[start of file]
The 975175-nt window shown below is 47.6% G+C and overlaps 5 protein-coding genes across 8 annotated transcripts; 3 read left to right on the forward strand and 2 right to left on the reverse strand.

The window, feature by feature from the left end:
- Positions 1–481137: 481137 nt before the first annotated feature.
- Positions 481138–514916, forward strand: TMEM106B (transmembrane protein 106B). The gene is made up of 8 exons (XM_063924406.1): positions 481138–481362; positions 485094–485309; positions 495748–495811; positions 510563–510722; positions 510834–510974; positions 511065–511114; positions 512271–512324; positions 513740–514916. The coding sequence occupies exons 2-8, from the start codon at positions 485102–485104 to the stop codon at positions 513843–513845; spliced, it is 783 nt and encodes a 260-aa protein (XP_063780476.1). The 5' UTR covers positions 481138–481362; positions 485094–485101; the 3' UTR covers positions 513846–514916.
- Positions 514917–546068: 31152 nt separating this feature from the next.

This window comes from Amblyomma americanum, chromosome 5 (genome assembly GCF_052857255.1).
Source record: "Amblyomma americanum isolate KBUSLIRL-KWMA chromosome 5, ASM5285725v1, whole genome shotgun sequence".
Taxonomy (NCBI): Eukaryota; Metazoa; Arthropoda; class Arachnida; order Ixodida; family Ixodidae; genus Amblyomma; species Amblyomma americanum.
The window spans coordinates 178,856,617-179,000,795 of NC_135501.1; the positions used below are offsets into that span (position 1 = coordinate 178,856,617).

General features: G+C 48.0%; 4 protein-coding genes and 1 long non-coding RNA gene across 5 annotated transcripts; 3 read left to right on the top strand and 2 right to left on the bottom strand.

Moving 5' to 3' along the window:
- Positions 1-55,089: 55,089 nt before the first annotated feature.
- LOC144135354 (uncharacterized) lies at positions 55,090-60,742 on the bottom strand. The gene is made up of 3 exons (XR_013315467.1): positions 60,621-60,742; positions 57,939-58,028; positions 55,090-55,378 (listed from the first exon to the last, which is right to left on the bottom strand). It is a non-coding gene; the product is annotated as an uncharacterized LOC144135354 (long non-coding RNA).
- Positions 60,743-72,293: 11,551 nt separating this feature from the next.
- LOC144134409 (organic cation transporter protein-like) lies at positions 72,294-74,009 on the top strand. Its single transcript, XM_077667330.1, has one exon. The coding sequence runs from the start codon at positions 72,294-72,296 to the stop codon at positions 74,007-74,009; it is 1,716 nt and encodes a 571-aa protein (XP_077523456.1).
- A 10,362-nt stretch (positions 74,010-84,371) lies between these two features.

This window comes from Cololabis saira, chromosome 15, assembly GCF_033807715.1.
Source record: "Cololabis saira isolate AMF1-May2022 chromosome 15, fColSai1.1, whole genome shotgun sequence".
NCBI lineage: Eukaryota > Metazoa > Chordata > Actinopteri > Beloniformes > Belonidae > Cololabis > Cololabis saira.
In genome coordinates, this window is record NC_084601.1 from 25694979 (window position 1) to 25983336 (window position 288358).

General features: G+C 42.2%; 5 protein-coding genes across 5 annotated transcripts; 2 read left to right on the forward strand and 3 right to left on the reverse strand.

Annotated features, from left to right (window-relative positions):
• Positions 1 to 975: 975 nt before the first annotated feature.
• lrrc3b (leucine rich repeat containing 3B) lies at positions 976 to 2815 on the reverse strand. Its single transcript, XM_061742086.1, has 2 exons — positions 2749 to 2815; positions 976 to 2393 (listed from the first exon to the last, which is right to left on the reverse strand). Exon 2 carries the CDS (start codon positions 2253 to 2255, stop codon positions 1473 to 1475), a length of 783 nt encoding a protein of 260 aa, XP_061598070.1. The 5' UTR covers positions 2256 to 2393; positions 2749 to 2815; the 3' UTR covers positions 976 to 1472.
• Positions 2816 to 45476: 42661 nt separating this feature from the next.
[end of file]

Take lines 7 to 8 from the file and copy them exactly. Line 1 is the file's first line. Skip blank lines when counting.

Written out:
Source record: "Amblyomma americanum isolate KBUSLIRL-KWMA chromosome 5, ASM5285725v1, whole genome shotgun sequence".
Taxonomy (NCBI): Eukaryota; Metazoa; Arthropoda; class Arachnida; order Ixodida; family Ixodidae; genus Amblyomma; species Amblyomma americanum.